Diabetic foot ulcer (DFU) is a combination of neuropathy and various degrees of peripheral vasculopathy in diabetic patients resulting in lower extremity infection, ulcer formation, and deep-tissue necrosis. The difficulty of wound healing in diabetic patients is caused by a high glucose environment and various biological factors in the patient. The patients' skin local microenvironment changes and immune chemotactic response dysfunction. Wounds are easy to be damaged and ulcerated repeatedly, but difficult to heal, and eventually develop into chronic ulcers. DFU is a complex biological process in which many cells interact with each other. A variety of growth factors released from wounds are necessary for coordination and promotion of healing. Fibroblast growth factor (FGF) is a family of cell signaling proteins, which can mediate various processes such as angiogenesis, wound healing, metabolic regulation and embryonic development through its specific receptors. FGF can stimulate angiogenesis and proliferation of fibroblasts, and it is a powerful angiogenesis factor. Twenty-three subtypes have been identified and divided into seven subfamilies. Traditional treatments for DFU can only remove necrotic tissue, delay disease progression, and have a limited ability to repair wounds. In recent years, with the increasing understanding of the function of FGF, more and more researchers have been applying FGF-1, FGF-2, FGF-4, FGF-7, FGF-21 and FGF-23 topically to DFU with good therapeutic effects. This review elaborates on the recently developed FGF family members, outlining their mechanisms of action, and describing their potential therapeutics in DFU.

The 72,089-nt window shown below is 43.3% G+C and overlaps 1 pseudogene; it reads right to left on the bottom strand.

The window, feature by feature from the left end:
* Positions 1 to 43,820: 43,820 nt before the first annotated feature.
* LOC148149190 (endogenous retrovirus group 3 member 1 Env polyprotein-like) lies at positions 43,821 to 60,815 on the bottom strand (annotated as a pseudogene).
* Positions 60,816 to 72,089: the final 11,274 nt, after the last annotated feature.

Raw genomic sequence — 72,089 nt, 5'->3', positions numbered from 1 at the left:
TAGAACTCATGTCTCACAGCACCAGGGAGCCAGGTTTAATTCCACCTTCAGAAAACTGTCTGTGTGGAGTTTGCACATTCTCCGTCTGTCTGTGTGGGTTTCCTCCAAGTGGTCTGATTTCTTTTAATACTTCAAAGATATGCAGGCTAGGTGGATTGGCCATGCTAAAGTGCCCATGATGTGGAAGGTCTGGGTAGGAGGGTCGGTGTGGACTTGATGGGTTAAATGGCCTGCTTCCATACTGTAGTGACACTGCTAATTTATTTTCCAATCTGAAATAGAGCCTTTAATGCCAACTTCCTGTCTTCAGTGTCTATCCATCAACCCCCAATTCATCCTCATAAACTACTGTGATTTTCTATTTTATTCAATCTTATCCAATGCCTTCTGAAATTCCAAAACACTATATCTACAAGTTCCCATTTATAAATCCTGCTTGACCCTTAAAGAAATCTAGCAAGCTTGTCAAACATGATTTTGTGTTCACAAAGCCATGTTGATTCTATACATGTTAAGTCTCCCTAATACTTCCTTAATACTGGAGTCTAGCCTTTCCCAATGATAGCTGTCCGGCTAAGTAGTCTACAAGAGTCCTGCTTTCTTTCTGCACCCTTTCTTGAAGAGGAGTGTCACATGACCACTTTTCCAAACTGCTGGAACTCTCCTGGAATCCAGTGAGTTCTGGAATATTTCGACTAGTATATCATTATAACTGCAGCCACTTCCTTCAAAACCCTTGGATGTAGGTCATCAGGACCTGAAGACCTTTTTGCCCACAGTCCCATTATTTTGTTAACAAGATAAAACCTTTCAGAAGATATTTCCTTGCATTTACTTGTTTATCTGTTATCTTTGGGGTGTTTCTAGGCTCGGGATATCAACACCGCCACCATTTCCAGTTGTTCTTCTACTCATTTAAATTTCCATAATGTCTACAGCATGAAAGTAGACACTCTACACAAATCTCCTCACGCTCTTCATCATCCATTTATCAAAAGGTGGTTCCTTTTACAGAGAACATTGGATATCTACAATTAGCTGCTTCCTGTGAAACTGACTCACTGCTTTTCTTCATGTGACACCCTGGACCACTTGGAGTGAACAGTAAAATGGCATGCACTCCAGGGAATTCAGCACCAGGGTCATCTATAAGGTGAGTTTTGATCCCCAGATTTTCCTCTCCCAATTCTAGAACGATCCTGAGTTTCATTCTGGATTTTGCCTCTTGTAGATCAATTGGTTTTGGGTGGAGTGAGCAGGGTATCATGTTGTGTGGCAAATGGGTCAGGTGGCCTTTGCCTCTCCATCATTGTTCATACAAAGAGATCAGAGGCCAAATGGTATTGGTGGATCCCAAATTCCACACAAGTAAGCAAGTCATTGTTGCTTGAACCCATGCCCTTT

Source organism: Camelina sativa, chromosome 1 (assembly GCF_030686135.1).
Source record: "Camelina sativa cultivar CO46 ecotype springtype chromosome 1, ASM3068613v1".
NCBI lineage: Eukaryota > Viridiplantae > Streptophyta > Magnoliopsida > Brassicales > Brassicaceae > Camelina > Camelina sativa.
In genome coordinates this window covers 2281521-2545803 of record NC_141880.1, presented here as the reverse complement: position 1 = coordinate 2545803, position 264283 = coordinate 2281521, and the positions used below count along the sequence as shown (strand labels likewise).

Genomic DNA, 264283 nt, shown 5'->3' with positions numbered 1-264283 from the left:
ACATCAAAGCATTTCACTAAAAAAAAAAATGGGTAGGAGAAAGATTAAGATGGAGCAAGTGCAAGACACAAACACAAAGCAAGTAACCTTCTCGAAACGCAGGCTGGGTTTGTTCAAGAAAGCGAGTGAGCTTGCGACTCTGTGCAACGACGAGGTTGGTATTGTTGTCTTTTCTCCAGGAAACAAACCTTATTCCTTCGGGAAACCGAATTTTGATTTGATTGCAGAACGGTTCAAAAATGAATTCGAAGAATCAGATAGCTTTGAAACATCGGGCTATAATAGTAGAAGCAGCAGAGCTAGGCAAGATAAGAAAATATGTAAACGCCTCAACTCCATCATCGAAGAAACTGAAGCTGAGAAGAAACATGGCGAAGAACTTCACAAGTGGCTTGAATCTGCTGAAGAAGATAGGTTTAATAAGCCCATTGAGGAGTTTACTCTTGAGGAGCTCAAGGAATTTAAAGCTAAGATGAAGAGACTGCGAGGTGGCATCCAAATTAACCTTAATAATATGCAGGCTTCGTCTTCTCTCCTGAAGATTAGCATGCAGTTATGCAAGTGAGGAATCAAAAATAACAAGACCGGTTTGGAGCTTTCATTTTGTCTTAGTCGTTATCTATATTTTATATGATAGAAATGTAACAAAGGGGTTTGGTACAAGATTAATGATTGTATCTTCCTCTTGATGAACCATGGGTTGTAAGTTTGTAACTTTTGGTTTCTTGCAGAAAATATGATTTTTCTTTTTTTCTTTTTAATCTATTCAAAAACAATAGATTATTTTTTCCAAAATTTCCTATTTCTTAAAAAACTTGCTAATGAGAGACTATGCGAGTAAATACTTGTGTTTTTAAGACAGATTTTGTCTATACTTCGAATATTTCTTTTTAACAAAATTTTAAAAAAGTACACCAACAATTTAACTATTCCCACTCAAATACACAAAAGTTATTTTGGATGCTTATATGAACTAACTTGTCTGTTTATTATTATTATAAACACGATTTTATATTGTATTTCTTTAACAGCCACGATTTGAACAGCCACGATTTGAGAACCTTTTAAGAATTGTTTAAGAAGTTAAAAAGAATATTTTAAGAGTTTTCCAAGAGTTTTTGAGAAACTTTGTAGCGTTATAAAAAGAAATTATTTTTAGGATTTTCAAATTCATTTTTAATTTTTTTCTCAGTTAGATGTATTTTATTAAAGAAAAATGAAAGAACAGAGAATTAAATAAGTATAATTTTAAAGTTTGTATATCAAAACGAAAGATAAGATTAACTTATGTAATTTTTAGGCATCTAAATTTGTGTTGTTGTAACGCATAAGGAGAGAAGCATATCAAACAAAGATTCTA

Keywords: diabetic foot ulcers; fibroblast growth factor; mechanism; signaling pathways; wound healing.
Copyright © 2021 Liu, Liu, Deng, Li and Nie.